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Obesity in the critically ill: a narrative review

Authors
  • Schetz, Miet1
  • De Jong, Audrey2
  • Deane, Adam M.3, 4
  • Druml, Wilfried5
  • Hemelaar, Pleun6
  • Pelosi, Paolo7, 8
  • Pickkers, Peter6, 9
  • Reintam-Blaser, Annika10, 11
  • Roberts, Jason12, 13, 14, 15
  • Sakr, Yasser16
  • Jaber, Samir2
  • 1 KU Leuven University, Division of Cellular and Molecular Medicine, Clinical Department and Laboratory of Intensive Care Medicine, Herestraat 49, Leuven, 3000, Belgium , Leuven (Belgium)
  • 2 Saint Eloi, University of Montpellier, Research Unit: PhyMedExp, INSERM U-1046, CNRS, Anesthesia and Critical Care Department (DAR-B), Montpellier Cedex 5, 34295, France , Montpellier Cedex 5 (France)
  • 3 The University of Melbourne, Department of Medicine and Radiology, Melbourne Medical School, Royal Melbourne Hospital, Parkville, VIC, Australia , Parkville (Australia)
  • 4 University of Melbourne, Department of Medicine (Royal Melbourne Hospital), Parkville, VIC, Australia , Parkville (Australia)
  • 5 Klinik für Innere Medizin III, Abteilung für Nephrologie, Allgemeines Krankenhaus Wien, Währinger Gürtel 18-20, Vienna, 1090, Austria , Vienna (Austria)
  • 6 Radboud University Medical Centre, Department of Intensive Care Medicine (710), Geert Grooteplein Zuid 10, Nijmegen, 6500 HB, The Netherlands , Nijmegen (Netherlands)
  • 7 University of Genoa, Department of Surgical Sciences and Integrated Diagnostics, Genoa, Italy , Genoa (Italy)
  • 8 IRCCS for Oncology and Neurosciences, Genoa, Anesthesia and Intensive Care, San Martino Policlinico Hospital, Genoa, Italy , Genoa (Italy)
  • 9 Radboud Center for Infectious Diseases, Nijmegen, The Netherlands , Nijmegen (Netherlands)
  • 10 Lucerne Cantonal Hospital, Department of Intensive Care Medicine, Lucerne, Switzerland , Lucerne (Switzerland)
  • 11 University of Tartu, Department of Anaesthesiology and Intensive Care, Tartu, Estonia , Tartu (Estonia)
  • 12 University of Queensland, University of Queensland Centre for Clinical Research, Faculty of Medicine, Herston, Australia , Herston (Australia)
  • 13 The University of Queensland, Centre for Translational Anti-infective Pharmacodynamics, School of Pharmacy, Woolloongabba, Australia , Woolloongabba (Australia)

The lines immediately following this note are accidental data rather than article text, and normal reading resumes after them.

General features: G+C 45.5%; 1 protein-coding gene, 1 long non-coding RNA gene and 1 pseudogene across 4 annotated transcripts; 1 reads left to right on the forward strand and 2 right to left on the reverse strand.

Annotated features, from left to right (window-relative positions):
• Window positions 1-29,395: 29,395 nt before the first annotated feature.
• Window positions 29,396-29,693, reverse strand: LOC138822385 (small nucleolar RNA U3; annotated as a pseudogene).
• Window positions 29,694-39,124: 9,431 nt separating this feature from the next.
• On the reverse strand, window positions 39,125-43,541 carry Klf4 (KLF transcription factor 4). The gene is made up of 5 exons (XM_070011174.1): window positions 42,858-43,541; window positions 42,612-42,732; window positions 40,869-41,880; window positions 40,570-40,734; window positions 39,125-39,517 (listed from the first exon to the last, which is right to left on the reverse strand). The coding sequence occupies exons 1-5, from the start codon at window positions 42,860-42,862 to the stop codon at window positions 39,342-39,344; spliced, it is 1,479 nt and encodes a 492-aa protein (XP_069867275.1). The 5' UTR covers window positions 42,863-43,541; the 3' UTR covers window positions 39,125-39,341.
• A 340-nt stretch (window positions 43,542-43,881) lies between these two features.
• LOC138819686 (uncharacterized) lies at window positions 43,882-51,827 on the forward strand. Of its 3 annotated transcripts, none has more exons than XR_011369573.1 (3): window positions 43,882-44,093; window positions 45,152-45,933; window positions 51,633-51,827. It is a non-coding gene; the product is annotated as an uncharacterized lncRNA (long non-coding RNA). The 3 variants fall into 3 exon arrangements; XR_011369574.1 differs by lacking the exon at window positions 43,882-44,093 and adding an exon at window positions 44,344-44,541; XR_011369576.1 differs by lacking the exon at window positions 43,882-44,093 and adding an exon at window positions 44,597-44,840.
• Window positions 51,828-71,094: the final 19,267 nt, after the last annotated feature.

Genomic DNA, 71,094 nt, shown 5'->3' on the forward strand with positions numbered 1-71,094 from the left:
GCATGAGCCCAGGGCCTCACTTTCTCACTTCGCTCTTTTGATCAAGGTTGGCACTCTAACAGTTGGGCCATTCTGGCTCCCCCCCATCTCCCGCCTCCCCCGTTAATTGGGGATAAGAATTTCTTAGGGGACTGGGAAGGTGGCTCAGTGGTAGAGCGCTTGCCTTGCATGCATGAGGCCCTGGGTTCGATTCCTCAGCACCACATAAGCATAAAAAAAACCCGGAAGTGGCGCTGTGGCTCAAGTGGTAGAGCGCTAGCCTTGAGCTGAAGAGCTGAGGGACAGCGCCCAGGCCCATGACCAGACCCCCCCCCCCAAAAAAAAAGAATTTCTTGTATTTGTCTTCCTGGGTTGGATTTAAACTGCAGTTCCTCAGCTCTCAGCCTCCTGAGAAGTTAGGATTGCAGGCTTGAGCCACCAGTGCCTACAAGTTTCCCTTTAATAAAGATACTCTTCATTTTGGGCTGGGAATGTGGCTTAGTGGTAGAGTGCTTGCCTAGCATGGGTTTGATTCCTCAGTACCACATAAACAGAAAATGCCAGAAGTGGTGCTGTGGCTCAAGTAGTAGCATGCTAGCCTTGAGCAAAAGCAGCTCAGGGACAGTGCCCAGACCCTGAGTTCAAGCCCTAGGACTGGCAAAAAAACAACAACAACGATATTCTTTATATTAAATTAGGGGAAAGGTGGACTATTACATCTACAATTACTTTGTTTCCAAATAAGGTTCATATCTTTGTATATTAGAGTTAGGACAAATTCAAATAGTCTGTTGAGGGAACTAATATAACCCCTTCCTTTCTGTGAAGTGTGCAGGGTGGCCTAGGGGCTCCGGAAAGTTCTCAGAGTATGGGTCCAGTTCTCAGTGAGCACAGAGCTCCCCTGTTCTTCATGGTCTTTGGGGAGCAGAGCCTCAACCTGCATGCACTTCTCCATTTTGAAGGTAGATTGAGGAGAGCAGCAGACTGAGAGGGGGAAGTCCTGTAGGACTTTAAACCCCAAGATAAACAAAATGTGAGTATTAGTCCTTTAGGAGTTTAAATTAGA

• 14 Royal Brisbane and Women’s Hospital, Pharmacy Department, Brisbane, Australia , Brisbane (Australia)
  • 15 Royal Brisbane and Women’s Hospital, Departments of Intensive Care Medicine, Brisbane, Australia , Brisbane (Australia)
  • 16 Uniklinikum Jena, Department of Anesthesiology and Intensive Care, Jena, Germany , Jena (Germany)
Type
Published Article
Journal
Intensive Care Medicine
Publisher
Springer Berlin Heidelberg
Publication Date
Mar 19, 2019
Volume
45
Issue
6
Pages
757–769
Identifiers
DOI: 10.1007/s00134-019-05594-1
Source
Springer Nature
Keywords
License
Yellow

Abstract

The World Health Organization defines overweight and obesity as the condition where excess or abnormal fat accumulation increases risks to health. The prevalence of obesity is increasing worldwide and is around 20% in ICU patients. Adipose tissue is highly metabolically active, and especially visceral adipose tissue has a deleterious adipocyte secretory profile resulting in insulin resistance and a chronic low-grade inflammatory and procoagulant state. Obesity is strongly linked with chronic diseases such as type 2 diabetes, hypertension, cardiovascular diseases, dyslipidemia, non-alcoholic fatty liver disease, chronic kidney disease, obstructive sleep apnea and hypoventilation syndrome, mood disorders and physical disabilities. In hospitalized and ICU patients and in patients with chronic illnesses, a J-shaped relationship between BMI and mortality has been demonstrated, with overweight and moderate obesity being protective compared with a normal BMI or more severe obesity (the still debated and incompletely understood “obesity paradox”). Despite this protective effect regarding mortality, in the setting of critical illness morbidity is adversely affected with increased risk of respiratory and cardiovascular complications, requiring adapted management. Obesity is associated with increased risk of AKI and infection, may require adapted drug dosing and nutrition and is associated with diagnostic and logistic challenges. In addition, negative attitudes toward obese patients (the social stigma of obesity) affect both health care workers and patients.

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